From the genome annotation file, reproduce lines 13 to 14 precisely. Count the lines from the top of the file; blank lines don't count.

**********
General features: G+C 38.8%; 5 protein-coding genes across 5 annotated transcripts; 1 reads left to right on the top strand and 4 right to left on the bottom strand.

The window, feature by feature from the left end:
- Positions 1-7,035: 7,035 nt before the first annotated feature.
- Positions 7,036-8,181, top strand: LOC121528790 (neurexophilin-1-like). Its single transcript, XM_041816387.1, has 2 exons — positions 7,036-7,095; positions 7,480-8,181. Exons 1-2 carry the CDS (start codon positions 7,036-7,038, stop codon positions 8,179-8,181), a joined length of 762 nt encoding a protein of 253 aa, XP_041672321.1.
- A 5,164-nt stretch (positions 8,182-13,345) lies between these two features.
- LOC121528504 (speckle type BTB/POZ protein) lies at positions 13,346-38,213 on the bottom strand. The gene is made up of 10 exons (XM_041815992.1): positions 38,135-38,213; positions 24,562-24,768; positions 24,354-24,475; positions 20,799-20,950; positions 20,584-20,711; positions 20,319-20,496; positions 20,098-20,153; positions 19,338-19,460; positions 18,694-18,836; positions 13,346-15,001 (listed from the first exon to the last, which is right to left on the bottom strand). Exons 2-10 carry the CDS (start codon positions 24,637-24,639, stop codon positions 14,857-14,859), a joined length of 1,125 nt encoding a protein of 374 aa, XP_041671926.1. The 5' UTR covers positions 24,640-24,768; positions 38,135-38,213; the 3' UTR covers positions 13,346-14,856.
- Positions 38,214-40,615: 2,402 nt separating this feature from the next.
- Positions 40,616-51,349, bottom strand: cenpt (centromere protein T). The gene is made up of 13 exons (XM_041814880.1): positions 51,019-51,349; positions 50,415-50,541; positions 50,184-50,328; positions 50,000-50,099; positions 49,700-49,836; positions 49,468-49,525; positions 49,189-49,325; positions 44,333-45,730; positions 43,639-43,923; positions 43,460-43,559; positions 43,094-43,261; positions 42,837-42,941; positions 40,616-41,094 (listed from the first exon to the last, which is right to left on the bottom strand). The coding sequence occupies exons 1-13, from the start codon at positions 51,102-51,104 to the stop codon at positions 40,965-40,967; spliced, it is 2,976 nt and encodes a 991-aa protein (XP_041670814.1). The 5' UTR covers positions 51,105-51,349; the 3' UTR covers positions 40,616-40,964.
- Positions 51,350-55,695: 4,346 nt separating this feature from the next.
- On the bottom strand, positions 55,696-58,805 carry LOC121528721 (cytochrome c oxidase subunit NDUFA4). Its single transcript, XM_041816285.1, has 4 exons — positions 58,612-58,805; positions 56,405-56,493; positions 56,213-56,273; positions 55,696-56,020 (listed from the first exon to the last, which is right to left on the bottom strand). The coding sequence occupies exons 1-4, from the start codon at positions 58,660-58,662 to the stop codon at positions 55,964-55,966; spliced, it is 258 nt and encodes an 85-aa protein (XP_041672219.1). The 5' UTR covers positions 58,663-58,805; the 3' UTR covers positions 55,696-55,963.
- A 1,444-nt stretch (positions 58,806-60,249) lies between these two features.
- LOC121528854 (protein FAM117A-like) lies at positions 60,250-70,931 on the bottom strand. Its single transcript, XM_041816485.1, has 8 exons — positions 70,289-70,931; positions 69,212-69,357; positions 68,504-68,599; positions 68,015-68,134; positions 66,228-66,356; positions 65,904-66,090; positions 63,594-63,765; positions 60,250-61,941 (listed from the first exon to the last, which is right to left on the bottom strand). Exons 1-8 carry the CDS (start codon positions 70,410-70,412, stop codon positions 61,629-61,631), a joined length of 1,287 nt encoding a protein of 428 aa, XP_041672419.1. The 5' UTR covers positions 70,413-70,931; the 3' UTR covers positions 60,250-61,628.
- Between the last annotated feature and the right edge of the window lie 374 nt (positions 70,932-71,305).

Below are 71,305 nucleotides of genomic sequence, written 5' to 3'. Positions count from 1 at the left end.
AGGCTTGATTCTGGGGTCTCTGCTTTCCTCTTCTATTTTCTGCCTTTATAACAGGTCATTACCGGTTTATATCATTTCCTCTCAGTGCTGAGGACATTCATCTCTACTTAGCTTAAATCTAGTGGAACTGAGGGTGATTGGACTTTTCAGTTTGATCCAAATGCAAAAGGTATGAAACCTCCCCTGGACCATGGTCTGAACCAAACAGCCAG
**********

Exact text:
- Between the last annotated feature and the right edge of the window lie 374 nt (positions 70,932-71,305).

Below are 71,305 nucleotides of genomic sequence, written 5' to 3'. Positions count from 1 at the left end.